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Exeter
Monday, January 20, 2020

About Juliet, your blogger

It all started over 20 years ago, when I drank pints of lager and met Bruce who drank pints of real ale; and we got drunk together at a pub in Princetown on Dartmoor.  Later on, this wonderful man became my husband, I moved in with him and we started a chaotic life together with three cats and two large dogs, no kids, rebuilt most of our tumbledown house, looked after beloved parents and then semi-retired, slowing down a little and finding time to enjoy a gin and tonic of a summer evening.

We still run our business as copywriters, mainly for the construction industry, which was how and where we really got into gin.  For me, gin began with my first ever one-to one interview with the CEO of a window manufacturing business at the Ritz – I was scared to death, so the pr blokes who’d had invited me there for the interview decided to buy me a huge G&T instead of the coffee I’d ordered ….. three of these later, I could’ve interviewed the Queen!  (Yes, she who apparently tweeted ‘gin o’clock’ ♯OnIt)!

So began our love affair with gin ….. and tonics.  Further enhanced when my hubs built a decking area just beyond our veggie patch or, rather grandly, ‘the allotment.’  Here, in the summer, is a gloriously sunny and sheltered spot created – indeed, destined – to be a place to drink an ice cold G&T after a hard day’s graft.

Even the dog knows when it’s time to go to the G&T decking; he hears the tonic being poured, the ice being retrieved from the freezer, and the gin being selected from the larder ….. he squeals with excitement and dashes off down there, to await, with great expectation, for us to arrive with our refreshments and a few doggy biscuits.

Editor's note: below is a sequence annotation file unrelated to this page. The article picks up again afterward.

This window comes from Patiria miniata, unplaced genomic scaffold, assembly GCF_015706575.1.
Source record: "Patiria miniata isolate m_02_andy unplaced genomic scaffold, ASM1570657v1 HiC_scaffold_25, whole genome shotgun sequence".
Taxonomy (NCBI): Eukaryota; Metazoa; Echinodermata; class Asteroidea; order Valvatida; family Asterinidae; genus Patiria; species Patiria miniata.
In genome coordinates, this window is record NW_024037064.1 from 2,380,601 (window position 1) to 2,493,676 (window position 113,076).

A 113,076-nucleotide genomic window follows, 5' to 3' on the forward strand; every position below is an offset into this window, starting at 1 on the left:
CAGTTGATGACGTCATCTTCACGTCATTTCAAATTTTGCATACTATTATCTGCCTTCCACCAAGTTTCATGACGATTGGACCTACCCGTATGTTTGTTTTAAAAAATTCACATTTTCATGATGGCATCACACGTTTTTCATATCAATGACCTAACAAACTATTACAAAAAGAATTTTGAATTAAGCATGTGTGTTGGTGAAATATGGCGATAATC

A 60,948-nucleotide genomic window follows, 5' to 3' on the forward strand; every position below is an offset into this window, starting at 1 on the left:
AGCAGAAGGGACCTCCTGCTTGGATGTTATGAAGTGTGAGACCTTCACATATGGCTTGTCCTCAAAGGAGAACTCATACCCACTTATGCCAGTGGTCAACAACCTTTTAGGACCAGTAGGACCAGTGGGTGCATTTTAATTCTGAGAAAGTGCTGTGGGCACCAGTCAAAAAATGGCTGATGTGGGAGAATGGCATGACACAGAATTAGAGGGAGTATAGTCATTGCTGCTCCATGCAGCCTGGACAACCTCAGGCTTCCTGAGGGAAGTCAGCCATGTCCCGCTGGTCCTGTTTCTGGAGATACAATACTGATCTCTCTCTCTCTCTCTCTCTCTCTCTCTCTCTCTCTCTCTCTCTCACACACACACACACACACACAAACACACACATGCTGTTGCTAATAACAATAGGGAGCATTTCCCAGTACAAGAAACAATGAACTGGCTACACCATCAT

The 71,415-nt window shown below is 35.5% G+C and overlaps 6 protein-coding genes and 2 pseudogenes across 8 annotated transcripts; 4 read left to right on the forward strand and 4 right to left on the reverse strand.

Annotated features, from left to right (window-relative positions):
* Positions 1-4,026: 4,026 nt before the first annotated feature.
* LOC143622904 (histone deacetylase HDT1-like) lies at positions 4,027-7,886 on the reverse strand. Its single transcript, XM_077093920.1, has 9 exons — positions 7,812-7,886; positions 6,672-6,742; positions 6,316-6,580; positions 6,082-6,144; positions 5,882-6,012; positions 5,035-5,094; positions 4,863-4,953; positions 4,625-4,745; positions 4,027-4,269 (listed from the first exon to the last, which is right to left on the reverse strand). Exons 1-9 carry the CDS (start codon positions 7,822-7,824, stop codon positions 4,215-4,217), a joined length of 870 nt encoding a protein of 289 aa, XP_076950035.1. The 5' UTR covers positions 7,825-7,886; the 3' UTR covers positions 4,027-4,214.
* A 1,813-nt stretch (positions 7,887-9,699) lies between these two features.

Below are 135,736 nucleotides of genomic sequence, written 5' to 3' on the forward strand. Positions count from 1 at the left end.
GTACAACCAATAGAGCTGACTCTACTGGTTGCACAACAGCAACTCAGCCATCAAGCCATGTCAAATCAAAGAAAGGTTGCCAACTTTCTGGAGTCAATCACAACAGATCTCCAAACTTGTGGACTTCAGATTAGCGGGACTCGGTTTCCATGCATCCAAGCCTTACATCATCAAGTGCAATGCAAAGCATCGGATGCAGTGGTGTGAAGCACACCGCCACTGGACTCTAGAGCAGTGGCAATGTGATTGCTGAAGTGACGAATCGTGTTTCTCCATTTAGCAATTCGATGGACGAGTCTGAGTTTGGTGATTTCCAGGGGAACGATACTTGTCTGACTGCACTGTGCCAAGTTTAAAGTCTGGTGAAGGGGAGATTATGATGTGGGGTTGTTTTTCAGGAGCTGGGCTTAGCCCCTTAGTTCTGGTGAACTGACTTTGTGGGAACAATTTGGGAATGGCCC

It was also here that the idea was born to start this blog ….. we hope you enjoy it!

About Bruce, your blogger

My passport says I was born at RAF Halton, though as a forces brat my parents were just passing through: which is why I never lived in Buckinghamshire and had been to a dozen schools by the time I reached my teens.  Then they bought a house at Stow-on-the-Wold, where four years at Westwoods Grammar School salvaged my education as dad kept moving.

Also got a taste for real ale working part time in the White Hart where an elderly gent used to arrive at 11 am every morning to have his hip flask topped up with Geneva Gin out of that distinctive brown stone bottle.

My early tastes of the juniper juice came in the shape of Pimm’s No 1 Original Gin Sling and the Gordon’s which appeared in the house at Christmas: neither of which really impressed me back then, and I didn’t touch the stuff during my time studying civil engineering at Portsmouth Poly, or working on construction jobs around London.

Then you could say my eyes were opened to gin by becoming partially sighted, as a problem with my optic nerves forced me out of engineering – and driving you’ll be glad to know – eventually drifting into construction journalism, via some fairly grimy labouring jobs.

Anyone who says there’s no such thing as a free lunch knows nothing about journalism: in 1986 I went from earning £28 a day digging drains to being paid £35 a time to attend press conferences for Building Design and other magazines; where G&Ts, wine and champagne were the polite things to drink with the buffet.  I went to three in a day once, and got paid extra to write about the products being launched.

Still banging out copy about buildings 30 years on and enjoying it, though the gin blog allows a little more freedom of expression. Along with Juliet I love big dogs, character houses, rugby, strong ales, many gins, cooking, and the British countryside, especially The Cotswolds.

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